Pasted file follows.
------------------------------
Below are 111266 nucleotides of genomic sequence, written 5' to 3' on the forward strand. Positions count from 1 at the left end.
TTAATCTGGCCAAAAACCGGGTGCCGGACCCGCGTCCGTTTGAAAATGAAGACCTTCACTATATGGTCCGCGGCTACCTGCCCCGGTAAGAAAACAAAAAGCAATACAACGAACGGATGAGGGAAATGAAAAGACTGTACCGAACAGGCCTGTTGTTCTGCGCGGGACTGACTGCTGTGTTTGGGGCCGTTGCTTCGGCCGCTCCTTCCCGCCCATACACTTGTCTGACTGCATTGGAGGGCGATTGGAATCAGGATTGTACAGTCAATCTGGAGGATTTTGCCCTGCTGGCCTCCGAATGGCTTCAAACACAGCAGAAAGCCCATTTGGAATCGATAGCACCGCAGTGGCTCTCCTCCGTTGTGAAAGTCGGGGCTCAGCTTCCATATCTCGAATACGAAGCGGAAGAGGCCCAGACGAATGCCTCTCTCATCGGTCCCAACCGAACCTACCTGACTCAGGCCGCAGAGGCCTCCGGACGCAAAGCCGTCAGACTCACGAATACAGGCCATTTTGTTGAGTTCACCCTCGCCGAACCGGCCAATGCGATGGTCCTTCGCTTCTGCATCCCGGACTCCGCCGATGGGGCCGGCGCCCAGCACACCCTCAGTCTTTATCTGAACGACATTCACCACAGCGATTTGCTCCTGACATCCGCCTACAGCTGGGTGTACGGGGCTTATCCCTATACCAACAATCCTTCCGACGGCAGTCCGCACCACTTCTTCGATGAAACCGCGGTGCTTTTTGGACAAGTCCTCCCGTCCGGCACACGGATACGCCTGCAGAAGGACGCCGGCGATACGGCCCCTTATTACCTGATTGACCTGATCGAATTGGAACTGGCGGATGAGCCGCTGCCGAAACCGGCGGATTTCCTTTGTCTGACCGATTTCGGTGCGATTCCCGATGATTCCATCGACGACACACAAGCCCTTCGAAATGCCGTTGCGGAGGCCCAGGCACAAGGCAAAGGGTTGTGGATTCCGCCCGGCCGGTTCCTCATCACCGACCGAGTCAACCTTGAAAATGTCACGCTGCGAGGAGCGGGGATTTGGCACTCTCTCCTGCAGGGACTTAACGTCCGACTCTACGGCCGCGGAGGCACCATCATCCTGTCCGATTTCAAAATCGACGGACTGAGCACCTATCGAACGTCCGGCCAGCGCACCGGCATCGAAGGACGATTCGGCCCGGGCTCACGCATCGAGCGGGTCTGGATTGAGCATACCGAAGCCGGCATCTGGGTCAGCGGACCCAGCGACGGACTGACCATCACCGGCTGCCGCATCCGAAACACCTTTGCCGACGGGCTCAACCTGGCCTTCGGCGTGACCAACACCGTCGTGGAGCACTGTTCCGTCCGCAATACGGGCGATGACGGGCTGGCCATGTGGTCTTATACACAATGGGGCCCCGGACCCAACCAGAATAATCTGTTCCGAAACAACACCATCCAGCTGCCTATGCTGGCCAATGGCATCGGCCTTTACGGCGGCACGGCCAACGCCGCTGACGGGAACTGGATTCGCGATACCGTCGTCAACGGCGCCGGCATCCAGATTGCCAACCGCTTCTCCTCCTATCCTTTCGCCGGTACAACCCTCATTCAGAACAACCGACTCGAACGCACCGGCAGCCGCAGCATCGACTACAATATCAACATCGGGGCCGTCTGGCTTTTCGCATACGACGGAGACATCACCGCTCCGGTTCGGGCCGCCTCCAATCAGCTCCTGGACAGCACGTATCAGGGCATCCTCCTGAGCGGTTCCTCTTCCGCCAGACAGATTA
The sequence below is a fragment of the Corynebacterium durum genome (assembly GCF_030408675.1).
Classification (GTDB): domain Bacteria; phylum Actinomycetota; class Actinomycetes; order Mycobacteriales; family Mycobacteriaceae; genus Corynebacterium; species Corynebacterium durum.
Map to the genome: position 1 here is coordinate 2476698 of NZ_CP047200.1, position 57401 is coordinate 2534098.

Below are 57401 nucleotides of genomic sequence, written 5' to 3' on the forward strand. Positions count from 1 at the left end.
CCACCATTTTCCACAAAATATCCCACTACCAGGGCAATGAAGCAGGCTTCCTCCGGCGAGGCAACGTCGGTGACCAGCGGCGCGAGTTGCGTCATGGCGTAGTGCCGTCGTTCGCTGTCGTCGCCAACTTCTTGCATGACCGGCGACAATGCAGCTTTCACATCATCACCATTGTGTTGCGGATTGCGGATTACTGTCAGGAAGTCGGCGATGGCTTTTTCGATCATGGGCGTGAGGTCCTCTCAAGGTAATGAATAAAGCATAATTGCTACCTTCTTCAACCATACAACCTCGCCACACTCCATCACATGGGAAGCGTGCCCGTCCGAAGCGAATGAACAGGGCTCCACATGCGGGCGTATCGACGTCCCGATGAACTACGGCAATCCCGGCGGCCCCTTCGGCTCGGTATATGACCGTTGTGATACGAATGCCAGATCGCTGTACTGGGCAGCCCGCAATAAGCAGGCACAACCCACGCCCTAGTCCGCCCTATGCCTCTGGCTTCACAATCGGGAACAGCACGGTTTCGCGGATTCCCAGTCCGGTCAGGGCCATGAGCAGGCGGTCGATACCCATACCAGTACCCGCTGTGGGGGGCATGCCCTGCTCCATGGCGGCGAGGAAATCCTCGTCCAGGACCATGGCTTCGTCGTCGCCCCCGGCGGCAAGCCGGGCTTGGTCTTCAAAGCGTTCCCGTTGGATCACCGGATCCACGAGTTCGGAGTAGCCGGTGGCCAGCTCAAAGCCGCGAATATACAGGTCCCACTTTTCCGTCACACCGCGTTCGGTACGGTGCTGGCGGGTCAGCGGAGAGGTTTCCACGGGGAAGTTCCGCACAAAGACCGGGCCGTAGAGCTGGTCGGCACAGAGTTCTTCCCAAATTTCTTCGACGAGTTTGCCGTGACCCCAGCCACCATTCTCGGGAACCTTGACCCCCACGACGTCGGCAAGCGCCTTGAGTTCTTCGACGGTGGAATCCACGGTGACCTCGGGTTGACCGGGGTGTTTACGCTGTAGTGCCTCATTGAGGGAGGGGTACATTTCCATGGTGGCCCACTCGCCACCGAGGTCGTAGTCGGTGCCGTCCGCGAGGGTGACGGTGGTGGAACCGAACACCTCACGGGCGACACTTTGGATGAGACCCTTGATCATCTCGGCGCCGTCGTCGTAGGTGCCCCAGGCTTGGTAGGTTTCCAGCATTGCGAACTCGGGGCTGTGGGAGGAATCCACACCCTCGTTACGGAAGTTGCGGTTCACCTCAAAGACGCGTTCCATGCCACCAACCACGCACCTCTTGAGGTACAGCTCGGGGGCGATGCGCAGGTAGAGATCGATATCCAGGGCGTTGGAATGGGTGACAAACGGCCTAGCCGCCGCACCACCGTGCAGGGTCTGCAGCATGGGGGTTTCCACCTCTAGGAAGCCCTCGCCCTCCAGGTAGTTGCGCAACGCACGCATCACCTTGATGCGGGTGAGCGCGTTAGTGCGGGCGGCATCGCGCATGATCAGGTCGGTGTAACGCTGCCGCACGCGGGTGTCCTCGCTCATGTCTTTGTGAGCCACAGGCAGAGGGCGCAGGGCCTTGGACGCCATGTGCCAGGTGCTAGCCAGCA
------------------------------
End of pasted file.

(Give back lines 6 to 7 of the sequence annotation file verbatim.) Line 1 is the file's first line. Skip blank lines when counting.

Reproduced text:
Below are 57401 nucleotides of genomic sequence, written 5' to 3' on the forward strand. Positions count from 1 at the left end.
CCACCATTTTCCACAAAATATCCCACTACCAGGGCAATGAAGCAGGCTTCCTCCGGCGAGGCAACGTCGGTGACCAGCGGCGCGAGTTGCGTCATGGCGTAGTGCCGTCGTTCGCTGTCGTCGCCAACTTCTTGCATGACCGGCGACAATGCAGCTTTCACATCATCACCATTGTGTTGCGGATTGCGGATTACTGTCAGGAAGTCGGCGATGGCTTTTTCGATCATGGGCGTGAGGTCCTCTCAAGGTAATGAATAAAGCATAATTGCTACCTTCTTCAACCATACAACCTCGCCACACTCCATCACATGGGAAGCGTGCCCGTCCGAAGCGAATGAACAGGGCTCCACATGCGGGCGTATCGACGTCCCGATGAACTACGGCAATCCCGGCGGCCCCTTCGGCTCGGTATATGACCGTTGTGATACGAATGCCAGATCGCTGTACTGGGCAGCCCGCAATAAGCAGGCACAACCCACGCCCTAGTCCGCCCTATGCCTCTGGCTTCACAATCGGGAACAGCACGGTTTCGCGGATTCCCAGTCCGGTCAGGGCCATGAGCAGGCGGTCGATACCCATACCAGTACCCGCTGTGGGGGGCATGCCCTGCTCCATGGCGGCGAGGAAATCCTCGTCCAGGACCATGGCTTCGTCGTCGCCCCCGGCGGCAAGCCGGGCTTGGTCTTCAAAGCGTTCCCGTTGGATCACCGGATCCACGAGTTCGGAGTAGCCGGTGGCCAGCTCAAAGCCGCGAATATACAGGTCCCACTTTTCCGTCACACCGCGTTCGGTACGGTGCTGGCGGGTCAGCGGAGAGGTTTCCACGGGGAAGTTCCGCACAAAGACCGGGCCGTAGAGCTGGTCGGCACAGAGTTCTTCCCAAATTTCTTCGACGAGTTTGCCGTGACCCCAGCCACCATTCTCGGGAACCTTGACCCCCACGACGTCGGCAAGCGCCTTGAGTTCTTCGACGGTGGAATCCACGGTGACCTCGGGTTGACCGGGGTGTTTACGCTGTAGTGCCTCATTGAGGGAGGGGTACATTTCCATGGTGGCCCACTCGCCACCGAGGTCGTAGTCGGTGCCGTCCGCGAGGGTGACGGTGGTGGAACCGAACACCTCACGGGCGACACTTTGGATGAGACCCTTGATCATCTCGGCGCCGTCGTCGTAGGTGCCCCAGGCTTGGTAGGTTTCCAGCATTGCGAACTCGGGGCTGTGGGAGGAATCCACACCCTCGTTACGGAAGTTGCGGTTCACCTCAAAGACGCGTTCCATGCCACCAACCACGCACCTCTTGAGGTACAGCTCGGGGGCGATGCGCAGGTAGAGATCGATATCCAGGGCGTTGGAATGGGTGACAAACGGCCTAGCCGCCGCACCACCGTGCAGGGTCTGCAGCATGGGGGTTTCCACCTCTAGGAAGCCCTCGCCCTCCAGGTAGTTGCGCAACGCACGCATCACCTTGATGCGGGTGAGCGCGTTAGTGCGGGCGGCATCGCGCATGATCAGGTCGGTGTAACGCTGCCGCACGCGGGTGTCCTCGCTCATGTCTTTGTGAGCCACAGGCAGAGGGCGCAGGGCCTTGGACGCCATGTGCCAGGTGCTAGCCAGCA